I want to love vinyl, but...

Discussion in 'Audio Hardware' started by Noel Patterson, Sep 2, 2020.

  1. Oelewapper

    Oelewapper Plays vinyl instead of installing it on the floor.

    Physical media is an investment.
    To make a somewhat fair comparison to a music service, you need to substract the 2nd hand value from those spendings.
    Now that most 2nd hand records are increasing in value because of the vinyl revival, it’s not even that expensive as it seems at first glance.
    Like many DJ records I’ve bought about 10 years ago and sold recently for the same price if not more, simply because I took care of them.
     
  2. dkmonroe

    dkmonroe A completely self-taught idiot

    Location:
    Atlanta
    I think physical media enhances the experience for those of us who grew up with it and retain it as a way of life. I don't stream music habitually, I just cancelled Tidal because I didn't use it enough to justify the cost - but I disagree with this common notion that streaming is some kind of "ripoff" because you don't own all the music and some artist might pull some or all of their material at any time. For the next generation of people who will grow up with streaming, they aren't going to miss the physical experience and they will still love music.
     
  3. dkmonroe

    dkmonroe A completely self-taught idiot

    Location:
    Atlanta
    There are much sounder forms of investment. Plus, it's not much of an investment if you never plan to sell it. I don't plan to sell the really good stuff in my collection, so it'll either get inherited or sold or given away when I'm gone. But I very, very much doubt it's going to make anybody wealthy.
     
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  4. Mike70

    Mike70 Forum Resident

    Location:
    Uruguay
    Well, technology goes forward not only for digital. You now have really excepcional cartridges under 70 bucks, good phono preamp on 150 bucks, decent turntable under 300 ...

    I agree that 10 years ago was almost impossible to have a brand new good analog system with 500 usd ... but today it's totally possible.

    Things changes ... quickly.
     
  5. peskypesky

    peskypesky Forum Resident

    Location:
    Texas
    I grew up on vinyl in the 70s and continued buying it through the 80s.

    These days, I can't be bothered. But to each his own. Everyone can choose the format that works best for them. For me, it's high bitrate mp3 or aac.

    To me, it's just mind-boggling that one could put over 6000 albums in high-bitrate mp3 or aac onto a 1tb flash drive that hangs on your keychain and costs $33.

    [​IMG]
     
    Last edited: Sep 16, 2020
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  6. Thorny Bob

    Thorny Bob Active Member

    Location:
    By the ocean
    According to the Bureau of Labor Statistics consumer price index, prices in 2020 are 19.20% higher than average prices since 2010. If you bought a record for $10 in 2010 and sold it for less than $11.92, you lost money.
     
  7. peskypesky

    peskypesky Forum Resident

    Location:
    Texas
    Nowadays CD's are often cheaper than digital downloads of albums. Even mp3 downloads (which is insane).

    Streaming is great...no doubt....lots of advantages. But there are a few disadvantages. It requires an internet connection and you don't own your own physical or digital copy of the music.

    I think a combination of streaming, CD's, and digital downloads is the way to go in 2020. But I'm a music-lover, not an audiophile.
     
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  8. coolhandjjl

    coolhandjjl Member

    Location:
    Appleton, WI
    I’ve set up my vintage 70’s rig in one room. Marantz power, JBL speakers, and Pickering cart. I also have a Marantz tuner and am in the process of picking up a Channel Master FM antenna to hang in the attic. With that system, my goal is for special music. I plan to buy new vinyl like Neil Young, CS&N, Joni Mitchell. Folk, roots, bluegrass, singer/songwriter Americana stuff. And some vocal heavy harmonizing stuff like the tracks from ‘Brother Where Art Thou’. I want it to be a fun experience.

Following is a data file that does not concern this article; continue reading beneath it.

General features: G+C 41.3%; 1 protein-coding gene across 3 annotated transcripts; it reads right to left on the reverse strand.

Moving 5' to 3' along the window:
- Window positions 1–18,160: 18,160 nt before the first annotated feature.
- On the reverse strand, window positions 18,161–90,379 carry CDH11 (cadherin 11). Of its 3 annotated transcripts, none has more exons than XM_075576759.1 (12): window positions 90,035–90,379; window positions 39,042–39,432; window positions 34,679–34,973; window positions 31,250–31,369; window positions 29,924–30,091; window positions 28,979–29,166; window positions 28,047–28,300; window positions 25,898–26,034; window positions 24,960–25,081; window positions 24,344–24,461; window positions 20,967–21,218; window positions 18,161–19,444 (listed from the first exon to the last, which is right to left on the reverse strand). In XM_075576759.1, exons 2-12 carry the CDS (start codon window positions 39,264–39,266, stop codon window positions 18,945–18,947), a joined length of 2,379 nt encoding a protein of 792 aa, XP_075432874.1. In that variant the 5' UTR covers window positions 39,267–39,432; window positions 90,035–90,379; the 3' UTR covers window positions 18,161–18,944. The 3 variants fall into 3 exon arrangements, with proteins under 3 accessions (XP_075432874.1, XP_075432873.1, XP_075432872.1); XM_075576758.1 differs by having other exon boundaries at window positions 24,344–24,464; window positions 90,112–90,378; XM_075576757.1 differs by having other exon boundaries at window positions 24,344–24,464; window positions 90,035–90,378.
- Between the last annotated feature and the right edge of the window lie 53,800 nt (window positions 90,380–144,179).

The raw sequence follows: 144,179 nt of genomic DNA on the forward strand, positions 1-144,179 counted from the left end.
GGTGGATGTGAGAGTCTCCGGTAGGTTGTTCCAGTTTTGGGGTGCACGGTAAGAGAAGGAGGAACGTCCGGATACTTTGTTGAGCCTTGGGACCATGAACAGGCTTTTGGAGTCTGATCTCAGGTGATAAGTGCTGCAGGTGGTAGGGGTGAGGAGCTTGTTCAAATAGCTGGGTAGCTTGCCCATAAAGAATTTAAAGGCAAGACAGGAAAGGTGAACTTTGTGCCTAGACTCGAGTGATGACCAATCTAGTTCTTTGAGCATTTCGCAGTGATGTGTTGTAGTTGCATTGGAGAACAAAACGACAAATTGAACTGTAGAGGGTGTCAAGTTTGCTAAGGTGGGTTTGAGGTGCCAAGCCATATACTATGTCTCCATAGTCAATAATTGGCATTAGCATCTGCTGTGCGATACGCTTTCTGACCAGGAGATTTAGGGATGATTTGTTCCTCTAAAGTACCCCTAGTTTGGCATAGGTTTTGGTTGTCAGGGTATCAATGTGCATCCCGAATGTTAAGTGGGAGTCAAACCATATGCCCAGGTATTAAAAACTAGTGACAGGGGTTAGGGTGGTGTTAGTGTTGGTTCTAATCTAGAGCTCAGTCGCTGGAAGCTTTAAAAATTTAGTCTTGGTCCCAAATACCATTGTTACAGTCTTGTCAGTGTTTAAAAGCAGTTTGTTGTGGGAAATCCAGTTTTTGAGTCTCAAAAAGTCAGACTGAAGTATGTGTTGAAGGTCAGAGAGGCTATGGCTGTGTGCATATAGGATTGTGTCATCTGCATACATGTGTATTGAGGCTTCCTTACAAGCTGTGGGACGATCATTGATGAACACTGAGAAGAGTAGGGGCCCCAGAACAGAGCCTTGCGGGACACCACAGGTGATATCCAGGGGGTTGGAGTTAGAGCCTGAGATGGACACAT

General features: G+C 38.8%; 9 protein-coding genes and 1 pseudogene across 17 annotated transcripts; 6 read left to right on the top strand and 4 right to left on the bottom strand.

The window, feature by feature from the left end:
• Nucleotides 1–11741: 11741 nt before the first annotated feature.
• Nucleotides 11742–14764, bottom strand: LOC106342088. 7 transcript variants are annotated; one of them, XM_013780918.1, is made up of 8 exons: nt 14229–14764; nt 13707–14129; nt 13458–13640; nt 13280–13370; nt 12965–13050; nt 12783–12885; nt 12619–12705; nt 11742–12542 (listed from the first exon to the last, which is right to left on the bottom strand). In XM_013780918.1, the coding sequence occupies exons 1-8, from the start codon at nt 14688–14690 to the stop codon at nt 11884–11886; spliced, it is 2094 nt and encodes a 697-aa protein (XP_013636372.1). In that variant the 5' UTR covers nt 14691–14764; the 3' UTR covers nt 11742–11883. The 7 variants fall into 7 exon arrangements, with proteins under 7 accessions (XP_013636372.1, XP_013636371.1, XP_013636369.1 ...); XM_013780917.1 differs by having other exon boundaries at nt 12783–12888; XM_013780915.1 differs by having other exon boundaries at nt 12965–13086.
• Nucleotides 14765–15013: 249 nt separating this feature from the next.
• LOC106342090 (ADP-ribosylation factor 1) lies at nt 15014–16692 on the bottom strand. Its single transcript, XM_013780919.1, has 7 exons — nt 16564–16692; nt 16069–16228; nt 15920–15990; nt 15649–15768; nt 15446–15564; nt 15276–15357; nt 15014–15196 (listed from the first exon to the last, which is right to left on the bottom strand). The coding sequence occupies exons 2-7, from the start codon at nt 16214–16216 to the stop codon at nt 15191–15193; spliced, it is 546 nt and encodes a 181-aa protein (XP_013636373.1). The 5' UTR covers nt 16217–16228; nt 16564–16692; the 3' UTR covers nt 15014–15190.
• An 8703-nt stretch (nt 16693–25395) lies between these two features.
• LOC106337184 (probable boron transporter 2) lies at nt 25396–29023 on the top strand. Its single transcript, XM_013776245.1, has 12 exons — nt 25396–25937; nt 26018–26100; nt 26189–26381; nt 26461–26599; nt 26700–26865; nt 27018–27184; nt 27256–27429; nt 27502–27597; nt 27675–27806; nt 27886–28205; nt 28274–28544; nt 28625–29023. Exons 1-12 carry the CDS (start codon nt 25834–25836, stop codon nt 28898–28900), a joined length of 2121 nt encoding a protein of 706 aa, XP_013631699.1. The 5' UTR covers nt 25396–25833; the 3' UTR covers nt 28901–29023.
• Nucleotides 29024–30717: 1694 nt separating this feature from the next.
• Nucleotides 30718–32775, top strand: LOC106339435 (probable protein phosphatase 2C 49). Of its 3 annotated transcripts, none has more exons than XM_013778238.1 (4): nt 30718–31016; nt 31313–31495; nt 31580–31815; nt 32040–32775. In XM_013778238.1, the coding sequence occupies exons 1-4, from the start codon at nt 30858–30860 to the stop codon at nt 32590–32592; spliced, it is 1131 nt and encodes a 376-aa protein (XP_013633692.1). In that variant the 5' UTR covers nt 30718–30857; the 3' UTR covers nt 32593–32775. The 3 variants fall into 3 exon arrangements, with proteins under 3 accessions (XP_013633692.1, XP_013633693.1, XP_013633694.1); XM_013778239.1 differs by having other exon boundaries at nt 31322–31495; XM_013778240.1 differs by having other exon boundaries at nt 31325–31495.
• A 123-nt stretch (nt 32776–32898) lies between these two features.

In the rec room which has become my home office now with Covid, I have my Leviathon. It’s a tri-amp rig I dreamt up in the 8th grade and finally built when I hit 50. Horn loaded bass bins, tractrix geometry horn mids, and Linaeum tweets. It’s mp3’s all the way on that rig, I’ve over 6000 tracks I’ve collected over the last 20 years.

    I like both.
     
    timind likes this.
  9. Cyclone Ranger

    Cyclone Ranger New old stock

    Location:
    Best Coast USA
    Anyone else continue to be AMAZED by this? :eek:

    I mean, what format or tech have you ever heard of that gets left for dead or nearly-dead, then comes back, DECADES later, to outsell the tech that was supposed to replace it??

    Electric cars are the only other example I can think of. Had a good run in the early 20th century, got replaced by gasoline cars... and now, a century later, are back.

    (The ‘outsell’ thing hasn’t happened there yet, but will in time.)
    .
     
  10. coolhandjjl

    coolhandjjl Member

    Location:
    Appleton, WI
    In the case of electric cars, it was Rockefeller who demanded Henry Ford bury as many electric car companies as he could otherwise he (Rockefeller) would not take on the risk of outfitting the nation with gas stations. Ford’s wife drove a vehicle made by Detroit Electric of which initially called Rockefeller’s attention to them.
     
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  11. MattHooper

    MattHooper Forum Resident

    Location:
    Canada
    It is amazing.

    When I started buying several years ago I became fascinated with the vinyl revival and have followed it closely. It sure goes way beyond nostalgia and hipsterism. You can find countless examples of vinyl newbies thrilled having gotten in to vinyl - all over youtube, or if you follow the reddit vinyl forums it's filled with constantly new people getting in to vinyl and loving having a music collection.

    And the fact vinyl has increased in sales over 14 years is wild. It's funny that until recently you could still see people calling vinyl's resurgence a "fad." CDs peaked around in around the year 2000, so it had 17 years of rising sales figures before it declined. The vinyl revival has seen rising sales figures for almost as long as CD's own climb!